ASK anyone about their local council and they’re likely to complain. Whether it’s potholes blighting the streets or planning blunders, every council has its failings. Yet each year when the buds of spring are blooming outside, householders dread the day council tax letters slip through their letterboxes. And no wonder – since the start of the millennium, council tax bills have more than doubled, over twice the rate of inflation.
Residents in almost every local authority in the country are facing council tax rises. Only Scottish taxpayers have been saved from another round of crushing hikes thanks to a cash injection from the Sturgeon government, already bankrolled by ratepayers, as the TaxPayers’ Alliance recently pointed out.
Perhaps we wouldn’t mind the yearly rise if it was well spent. But taxpayers are rightly suspicious of their local authorities’ handling of their cash. Our latest polling found the majority thought their council’s performance was ‘average’. Town halls will have to work a lot harder before residents start singing their praises.
A good place to start would be cutting back on staff pay and perks. The TPA’s latest annual Town Hall Rich List shows that last year more than 2,800 town hall employees received over £100,000 – a figure most can only dream of – with an extra 135 joining the list since the previous year. Almost 700 received over £150,000. No doubt the majority of council letters will describe a lack of funding for services as the reason behind the rate rise. Yet given these findings, taxpayers have every right to question whether they’re getting value for money out of their local authority leadership.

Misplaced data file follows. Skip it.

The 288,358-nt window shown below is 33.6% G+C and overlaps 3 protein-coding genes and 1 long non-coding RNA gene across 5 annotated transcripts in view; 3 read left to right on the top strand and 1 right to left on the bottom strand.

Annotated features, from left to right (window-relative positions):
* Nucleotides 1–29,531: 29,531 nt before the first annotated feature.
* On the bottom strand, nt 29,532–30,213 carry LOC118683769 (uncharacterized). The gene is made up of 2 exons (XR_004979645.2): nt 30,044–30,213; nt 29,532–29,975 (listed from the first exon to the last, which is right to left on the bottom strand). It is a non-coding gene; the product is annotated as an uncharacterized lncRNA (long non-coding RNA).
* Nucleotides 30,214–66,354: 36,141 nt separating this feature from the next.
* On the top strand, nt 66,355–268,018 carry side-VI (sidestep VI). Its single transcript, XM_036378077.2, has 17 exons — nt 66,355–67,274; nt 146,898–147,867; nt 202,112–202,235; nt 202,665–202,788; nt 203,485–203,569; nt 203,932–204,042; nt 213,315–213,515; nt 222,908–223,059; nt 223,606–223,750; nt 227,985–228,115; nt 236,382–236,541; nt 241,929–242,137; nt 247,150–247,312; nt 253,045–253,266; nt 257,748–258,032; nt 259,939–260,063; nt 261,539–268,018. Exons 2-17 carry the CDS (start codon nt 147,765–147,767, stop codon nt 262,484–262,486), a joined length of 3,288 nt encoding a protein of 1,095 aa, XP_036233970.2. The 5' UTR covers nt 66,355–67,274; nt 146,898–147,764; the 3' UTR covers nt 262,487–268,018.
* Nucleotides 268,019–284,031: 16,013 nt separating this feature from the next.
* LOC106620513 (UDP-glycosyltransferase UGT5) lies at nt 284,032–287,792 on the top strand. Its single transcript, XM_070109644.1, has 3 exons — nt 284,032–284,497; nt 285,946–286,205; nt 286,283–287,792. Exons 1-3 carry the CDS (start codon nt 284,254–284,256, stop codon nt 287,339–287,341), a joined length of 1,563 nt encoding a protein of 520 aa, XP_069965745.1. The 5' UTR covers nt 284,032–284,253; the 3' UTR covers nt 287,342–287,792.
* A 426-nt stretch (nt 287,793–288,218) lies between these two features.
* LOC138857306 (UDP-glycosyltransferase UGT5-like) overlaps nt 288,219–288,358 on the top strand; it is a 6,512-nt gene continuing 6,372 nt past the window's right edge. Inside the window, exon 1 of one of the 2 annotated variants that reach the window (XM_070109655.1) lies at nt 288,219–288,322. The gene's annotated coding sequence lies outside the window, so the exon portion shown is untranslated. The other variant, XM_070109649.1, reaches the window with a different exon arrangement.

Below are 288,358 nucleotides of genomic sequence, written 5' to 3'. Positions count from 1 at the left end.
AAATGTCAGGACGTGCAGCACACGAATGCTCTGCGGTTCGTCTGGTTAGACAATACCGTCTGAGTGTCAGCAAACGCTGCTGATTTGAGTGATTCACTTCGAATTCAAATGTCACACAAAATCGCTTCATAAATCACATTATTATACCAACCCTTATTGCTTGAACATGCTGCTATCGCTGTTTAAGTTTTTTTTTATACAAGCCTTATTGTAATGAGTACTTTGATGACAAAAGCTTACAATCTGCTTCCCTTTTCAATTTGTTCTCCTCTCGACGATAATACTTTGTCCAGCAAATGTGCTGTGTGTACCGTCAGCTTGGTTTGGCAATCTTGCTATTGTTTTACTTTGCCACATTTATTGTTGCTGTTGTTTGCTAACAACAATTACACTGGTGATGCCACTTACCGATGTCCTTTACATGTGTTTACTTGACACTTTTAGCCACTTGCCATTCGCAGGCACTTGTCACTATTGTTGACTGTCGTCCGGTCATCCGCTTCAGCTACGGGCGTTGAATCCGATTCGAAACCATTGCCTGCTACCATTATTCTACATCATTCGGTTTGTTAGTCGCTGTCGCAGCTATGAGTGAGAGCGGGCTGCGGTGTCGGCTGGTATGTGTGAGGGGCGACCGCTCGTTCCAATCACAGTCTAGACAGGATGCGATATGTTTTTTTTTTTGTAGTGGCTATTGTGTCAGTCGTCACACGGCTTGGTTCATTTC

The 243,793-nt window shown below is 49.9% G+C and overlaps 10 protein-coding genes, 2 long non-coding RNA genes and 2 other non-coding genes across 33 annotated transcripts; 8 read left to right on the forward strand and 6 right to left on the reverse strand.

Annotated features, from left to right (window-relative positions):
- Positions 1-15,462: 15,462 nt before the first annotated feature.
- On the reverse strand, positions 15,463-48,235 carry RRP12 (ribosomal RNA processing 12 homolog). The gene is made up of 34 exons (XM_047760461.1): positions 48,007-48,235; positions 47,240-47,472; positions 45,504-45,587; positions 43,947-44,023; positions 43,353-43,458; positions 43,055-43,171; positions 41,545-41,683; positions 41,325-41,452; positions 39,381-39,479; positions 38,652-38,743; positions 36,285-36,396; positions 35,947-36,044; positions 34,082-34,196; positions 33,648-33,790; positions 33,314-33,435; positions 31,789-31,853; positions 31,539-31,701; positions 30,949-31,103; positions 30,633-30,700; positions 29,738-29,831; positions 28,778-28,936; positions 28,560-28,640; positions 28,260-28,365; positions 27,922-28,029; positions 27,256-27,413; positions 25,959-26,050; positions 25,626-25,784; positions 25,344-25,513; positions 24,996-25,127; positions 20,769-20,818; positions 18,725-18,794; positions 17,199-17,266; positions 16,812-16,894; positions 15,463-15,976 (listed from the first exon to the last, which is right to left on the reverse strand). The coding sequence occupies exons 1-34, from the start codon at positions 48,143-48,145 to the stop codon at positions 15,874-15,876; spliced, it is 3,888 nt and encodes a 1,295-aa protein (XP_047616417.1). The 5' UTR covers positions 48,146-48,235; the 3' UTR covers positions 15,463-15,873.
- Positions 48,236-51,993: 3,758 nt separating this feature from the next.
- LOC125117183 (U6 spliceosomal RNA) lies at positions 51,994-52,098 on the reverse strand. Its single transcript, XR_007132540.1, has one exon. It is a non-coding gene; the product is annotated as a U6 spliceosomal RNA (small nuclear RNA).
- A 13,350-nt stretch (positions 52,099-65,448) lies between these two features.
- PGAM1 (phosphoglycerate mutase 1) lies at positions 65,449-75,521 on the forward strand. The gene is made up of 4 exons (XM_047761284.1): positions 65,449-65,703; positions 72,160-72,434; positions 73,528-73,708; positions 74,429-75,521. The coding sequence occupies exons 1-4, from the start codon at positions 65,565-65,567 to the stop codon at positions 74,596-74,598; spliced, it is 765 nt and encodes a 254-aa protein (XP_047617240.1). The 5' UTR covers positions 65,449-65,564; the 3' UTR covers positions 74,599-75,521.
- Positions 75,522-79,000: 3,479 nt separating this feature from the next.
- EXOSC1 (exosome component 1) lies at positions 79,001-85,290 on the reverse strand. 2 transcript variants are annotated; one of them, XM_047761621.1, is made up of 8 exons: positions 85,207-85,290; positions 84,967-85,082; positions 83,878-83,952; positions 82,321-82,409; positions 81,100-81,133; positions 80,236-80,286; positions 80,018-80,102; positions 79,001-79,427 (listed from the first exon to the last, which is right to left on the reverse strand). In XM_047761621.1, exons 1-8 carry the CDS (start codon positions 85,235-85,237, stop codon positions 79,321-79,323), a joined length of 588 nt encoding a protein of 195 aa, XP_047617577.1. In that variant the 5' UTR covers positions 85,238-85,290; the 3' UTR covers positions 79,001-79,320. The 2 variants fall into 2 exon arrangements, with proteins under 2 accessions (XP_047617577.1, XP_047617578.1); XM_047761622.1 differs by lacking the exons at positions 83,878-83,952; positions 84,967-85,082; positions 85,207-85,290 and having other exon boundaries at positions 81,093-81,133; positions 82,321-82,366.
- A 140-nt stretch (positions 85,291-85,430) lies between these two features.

You would think after such an unprecedented year, town hall bosses would have read the room a little better, especially with local elections coming up. We found the top three biggest issues for people on May 6 will be their council’s general competence (36 per cent), how much money they waste (32 per cent) and council tax levels (31 per cent). It’s a clear message to town halls to get a grip on waste such as these supersized pay packets before hitting residents with another round of hikes. Indeed, 59 per cent of people think councils should freeze or cut senior staff pay and perks to help keep bills down.
The rate rises couldn’t come at a worse time. Households up and down the country are struggling to make ends meet, none more so than working-class families. From decorators to delivery drivers, carers to cleaners, ordinary taxpayers have been battered by Covid. It’s been a tough year for everyone, but the burden of the pandemic has overwhelmingly fallen on the poorest. In 2017-18, families on the lowest incomes were already losing almost half of their gross income in tax. So it shouldn’t come as a shock that this round of tax hikes is supported by only 8 per cent of voters in the social grades D and E.
Whether rich or poor, there’s one thing we can all agree on – our survey showed 74 per cent think council tax should be cut or frozen. That’s why the TaxPayers’ Alliance have launched a petition calling on local councils to stop council tax rises. Councils simply can’t carry on patting themselves on the back while whacking up taxes. At every level of government, value for money has always and will always be important, but in times like these, it’s essential.